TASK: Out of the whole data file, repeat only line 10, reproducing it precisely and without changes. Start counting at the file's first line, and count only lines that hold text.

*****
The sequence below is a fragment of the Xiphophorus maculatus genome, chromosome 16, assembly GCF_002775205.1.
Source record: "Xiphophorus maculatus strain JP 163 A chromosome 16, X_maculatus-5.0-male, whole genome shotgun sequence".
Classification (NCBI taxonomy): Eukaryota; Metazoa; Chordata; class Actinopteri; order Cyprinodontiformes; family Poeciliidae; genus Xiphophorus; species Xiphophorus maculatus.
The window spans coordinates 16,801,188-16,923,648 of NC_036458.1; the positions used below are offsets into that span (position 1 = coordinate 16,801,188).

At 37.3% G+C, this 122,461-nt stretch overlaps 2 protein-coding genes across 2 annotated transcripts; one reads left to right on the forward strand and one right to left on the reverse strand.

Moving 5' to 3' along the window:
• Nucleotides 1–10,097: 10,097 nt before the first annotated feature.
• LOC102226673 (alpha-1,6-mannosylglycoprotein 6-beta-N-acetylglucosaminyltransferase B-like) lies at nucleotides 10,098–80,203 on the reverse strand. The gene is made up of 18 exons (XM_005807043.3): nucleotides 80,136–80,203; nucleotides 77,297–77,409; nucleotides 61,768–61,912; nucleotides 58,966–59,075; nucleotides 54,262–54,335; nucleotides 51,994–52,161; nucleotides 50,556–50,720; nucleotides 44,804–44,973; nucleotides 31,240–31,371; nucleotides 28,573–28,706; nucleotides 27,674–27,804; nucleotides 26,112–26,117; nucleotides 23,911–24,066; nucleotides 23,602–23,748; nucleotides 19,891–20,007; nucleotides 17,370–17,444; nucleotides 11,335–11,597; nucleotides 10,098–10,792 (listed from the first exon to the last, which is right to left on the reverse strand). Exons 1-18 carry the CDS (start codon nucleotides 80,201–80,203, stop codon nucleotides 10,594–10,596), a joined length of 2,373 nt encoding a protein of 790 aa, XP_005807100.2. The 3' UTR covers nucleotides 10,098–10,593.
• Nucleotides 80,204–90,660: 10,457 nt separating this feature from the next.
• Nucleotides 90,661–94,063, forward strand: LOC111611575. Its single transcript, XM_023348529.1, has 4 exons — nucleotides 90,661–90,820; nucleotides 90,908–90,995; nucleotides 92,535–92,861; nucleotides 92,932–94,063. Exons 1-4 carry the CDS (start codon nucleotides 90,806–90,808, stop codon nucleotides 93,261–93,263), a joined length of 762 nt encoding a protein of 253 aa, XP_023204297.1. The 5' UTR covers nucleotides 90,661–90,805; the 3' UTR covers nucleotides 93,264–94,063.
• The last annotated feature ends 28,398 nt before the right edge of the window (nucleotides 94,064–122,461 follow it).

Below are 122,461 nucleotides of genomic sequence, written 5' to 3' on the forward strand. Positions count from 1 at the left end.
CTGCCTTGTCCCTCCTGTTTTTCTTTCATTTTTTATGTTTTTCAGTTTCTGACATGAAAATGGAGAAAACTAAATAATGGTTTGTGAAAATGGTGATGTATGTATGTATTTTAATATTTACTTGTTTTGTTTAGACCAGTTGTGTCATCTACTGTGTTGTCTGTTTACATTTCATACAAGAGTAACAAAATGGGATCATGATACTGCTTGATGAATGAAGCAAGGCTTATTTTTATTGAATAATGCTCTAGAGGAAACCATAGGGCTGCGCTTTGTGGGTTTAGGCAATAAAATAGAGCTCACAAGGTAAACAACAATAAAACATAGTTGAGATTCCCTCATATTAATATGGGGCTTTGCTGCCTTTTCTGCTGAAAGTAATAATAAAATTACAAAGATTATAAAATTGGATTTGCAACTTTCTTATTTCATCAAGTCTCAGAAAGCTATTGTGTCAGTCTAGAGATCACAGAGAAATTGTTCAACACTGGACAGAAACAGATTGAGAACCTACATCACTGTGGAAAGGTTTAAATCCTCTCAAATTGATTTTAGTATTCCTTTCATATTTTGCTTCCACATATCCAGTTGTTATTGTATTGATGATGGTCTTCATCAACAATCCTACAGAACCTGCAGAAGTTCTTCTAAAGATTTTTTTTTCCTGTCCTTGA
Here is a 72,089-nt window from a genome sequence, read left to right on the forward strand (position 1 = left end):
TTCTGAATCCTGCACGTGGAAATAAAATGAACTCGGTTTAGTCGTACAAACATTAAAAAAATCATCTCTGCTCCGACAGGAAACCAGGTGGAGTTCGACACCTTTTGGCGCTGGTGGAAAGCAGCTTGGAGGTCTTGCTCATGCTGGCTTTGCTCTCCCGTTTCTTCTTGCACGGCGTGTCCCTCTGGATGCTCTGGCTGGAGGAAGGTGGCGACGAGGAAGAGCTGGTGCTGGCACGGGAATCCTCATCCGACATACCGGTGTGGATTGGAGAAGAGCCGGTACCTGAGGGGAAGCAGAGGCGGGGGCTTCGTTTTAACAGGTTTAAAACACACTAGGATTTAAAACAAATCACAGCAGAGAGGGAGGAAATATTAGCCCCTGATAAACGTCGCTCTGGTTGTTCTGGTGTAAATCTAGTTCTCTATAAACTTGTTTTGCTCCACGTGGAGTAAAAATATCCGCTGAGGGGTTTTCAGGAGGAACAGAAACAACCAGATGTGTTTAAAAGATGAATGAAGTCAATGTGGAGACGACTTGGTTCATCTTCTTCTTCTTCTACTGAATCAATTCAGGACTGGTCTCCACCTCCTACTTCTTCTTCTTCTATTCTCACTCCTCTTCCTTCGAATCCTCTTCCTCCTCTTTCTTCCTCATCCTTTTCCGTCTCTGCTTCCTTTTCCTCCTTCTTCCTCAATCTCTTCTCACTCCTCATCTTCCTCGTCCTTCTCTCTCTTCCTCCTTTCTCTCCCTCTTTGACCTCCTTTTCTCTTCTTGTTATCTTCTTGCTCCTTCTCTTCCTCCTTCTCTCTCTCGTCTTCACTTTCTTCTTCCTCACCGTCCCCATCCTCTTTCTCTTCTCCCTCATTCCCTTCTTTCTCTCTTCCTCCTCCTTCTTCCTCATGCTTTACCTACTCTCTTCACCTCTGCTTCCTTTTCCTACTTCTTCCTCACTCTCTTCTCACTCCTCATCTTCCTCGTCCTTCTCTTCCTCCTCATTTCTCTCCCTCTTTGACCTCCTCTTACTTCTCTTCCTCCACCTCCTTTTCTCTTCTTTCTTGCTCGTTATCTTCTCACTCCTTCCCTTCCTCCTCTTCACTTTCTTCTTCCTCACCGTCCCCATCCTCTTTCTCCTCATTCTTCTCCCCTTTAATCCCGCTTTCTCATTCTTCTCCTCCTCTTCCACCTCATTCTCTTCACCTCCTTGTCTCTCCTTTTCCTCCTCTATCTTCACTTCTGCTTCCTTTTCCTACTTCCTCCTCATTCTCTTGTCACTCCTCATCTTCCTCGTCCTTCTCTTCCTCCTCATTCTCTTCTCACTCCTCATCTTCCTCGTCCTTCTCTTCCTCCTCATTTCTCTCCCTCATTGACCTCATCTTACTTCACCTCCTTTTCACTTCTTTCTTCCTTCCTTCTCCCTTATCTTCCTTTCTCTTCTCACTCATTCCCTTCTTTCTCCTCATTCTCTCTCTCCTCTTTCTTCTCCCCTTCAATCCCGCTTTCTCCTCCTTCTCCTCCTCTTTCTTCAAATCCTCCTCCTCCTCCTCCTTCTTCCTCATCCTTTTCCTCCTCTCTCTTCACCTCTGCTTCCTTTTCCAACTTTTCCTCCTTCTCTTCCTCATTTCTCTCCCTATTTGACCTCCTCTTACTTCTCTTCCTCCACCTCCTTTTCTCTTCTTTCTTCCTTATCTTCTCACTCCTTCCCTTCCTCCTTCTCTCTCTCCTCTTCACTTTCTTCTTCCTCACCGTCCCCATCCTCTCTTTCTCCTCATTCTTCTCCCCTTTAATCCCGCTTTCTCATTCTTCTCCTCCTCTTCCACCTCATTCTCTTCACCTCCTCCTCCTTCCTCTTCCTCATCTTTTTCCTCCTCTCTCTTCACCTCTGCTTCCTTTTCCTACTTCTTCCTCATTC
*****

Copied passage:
• Nucleotides 90,661–94,063, forward strand: LOC111611575. Its single transcript, XM_023348529.1, has 4 exons — nucleotides 90,661–90,820; nucleotides 90,908–90,995; nucleotides 92,535–92,861; nucleotides 92,932–94,063. Exons 1-4 carry the CDS (start codon nucleotides 90,806–90,808, stop codon nucleotides 93,261–93,263), a joined length of 762 nt encoding a protein of 253 aa, XP_023204297.1. The 5' UTR covers nucleotides 90,661–90,805; the 3' UTR covers nucleotides 93,264–94,063.